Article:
This study also has limitations. First, the sample was recruited from pediatric neurology practices and may not be representative of all families of a child with epilepsy, potentially limiting external validity. However, previous work demonstrated that it is feasible to recruit a representative population-based sample of children with epilepsy given that family physicians in Canada reported they would refer almost all of their patients with childhood epilepsy to a pediatric neurologist (Speechley et al., 1999). In addition, it is not possible to comment on trajectories of HRQL for children with major comorbid, nonneurologic conditions known to impact HRQL who were not studied in this sample. Compared to recent studies of HRQL in children with epilepsy (Taylor et al., 2011; Baca et al., 2012), our study reports on families where parents are more likely to be married and to have postsecondary education. However, it is important to note that our sample is in line with the Canadian population with regard to marital status and postsecondary education (HRSDC, 2013).

Second, as with all longitudinal studies, selection bias resulting from differential losses to follow-up may affect the validity of the results. Comparison of the trajectory-wise distribution of completers and those lost to follow-up were similar (Table S1) and assuage concerns regarding this potential bias. Although larger differences were apparent in the high-increasing and high-stable groups between completers and noncompleters, these trajectories showed minimal differences in the risk factor analysis further tempering this potential bias.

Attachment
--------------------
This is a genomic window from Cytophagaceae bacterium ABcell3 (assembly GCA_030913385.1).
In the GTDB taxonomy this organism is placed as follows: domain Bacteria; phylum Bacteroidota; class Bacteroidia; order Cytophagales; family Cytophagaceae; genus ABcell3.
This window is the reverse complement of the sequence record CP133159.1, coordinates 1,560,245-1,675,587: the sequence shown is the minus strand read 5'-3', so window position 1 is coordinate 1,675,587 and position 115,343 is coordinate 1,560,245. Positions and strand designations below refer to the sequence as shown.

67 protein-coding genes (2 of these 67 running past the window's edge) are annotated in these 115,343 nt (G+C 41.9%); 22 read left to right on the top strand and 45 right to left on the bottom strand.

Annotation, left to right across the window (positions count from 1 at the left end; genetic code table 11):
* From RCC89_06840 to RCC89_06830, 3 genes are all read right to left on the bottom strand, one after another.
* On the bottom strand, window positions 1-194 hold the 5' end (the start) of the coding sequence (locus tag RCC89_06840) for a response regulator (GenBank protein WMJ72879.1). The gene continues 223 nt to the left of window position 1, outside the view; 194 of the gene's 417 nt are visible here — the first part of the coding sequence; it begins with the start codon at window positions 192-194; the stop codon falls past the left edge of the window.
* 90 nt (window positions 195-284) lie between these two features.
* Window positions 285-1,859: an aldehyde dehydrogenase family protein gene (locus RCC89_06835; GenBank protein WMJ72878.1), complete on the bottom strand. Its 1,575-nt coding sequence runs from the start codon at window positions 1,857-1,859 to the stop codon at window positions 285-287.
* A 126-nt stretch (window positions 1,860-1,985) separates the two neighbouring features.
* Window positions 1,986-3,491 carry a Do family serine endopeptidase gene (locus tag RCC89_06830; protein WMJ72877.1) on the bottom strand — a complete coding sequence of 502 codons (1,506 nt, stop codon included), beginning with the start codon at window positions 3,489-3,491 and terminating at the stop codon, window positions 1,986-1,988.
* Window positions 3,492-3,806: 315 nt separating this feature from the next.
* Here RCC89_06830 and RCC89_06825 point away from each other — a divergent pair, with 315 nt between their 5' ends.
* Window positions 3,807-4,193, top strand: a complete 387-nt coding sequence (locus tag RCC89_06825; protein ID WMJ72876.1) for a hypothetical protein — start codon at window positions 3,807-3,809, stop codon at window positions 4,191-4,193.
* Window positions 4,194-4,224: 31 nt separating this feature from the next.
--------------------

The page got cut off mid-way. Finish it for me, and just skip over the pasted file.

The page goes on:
Third, there are two measurement limitations to note. The evaluation of cognitive and behavior problems are based on the subjective opinion of the pediatric neurologist and are not formal diagnoses based on any specified testing or diagnostic procedures. Therefore, the nature of such problems is difficult to evaluate in the context of the study findings. Furthermore, the clinical implications that can be drawn from the assessment of seizure frequency are somewhat limited by the lack of a numerical count of seizures within a specified time period.

Finally, because this study relied on parents’ perceptions for both exposures and outcomes, there was potential for parents’ reports to be biased, which would threaten the study validity. This phenomenon was investigated and results suggested no evidence of informant discrepancy (Ferro et al., 2010). In addition, no child self-report data were available. Due to the difficulty in obtaining reliable reports from very young children, parent informants were employed as valid proxy reporters (Theunissen et al., 1998). However, recent evidence in pediatric neurology suggests that there may be discordance between parent and child self-reports of child HRQL (Baca et al., 2010).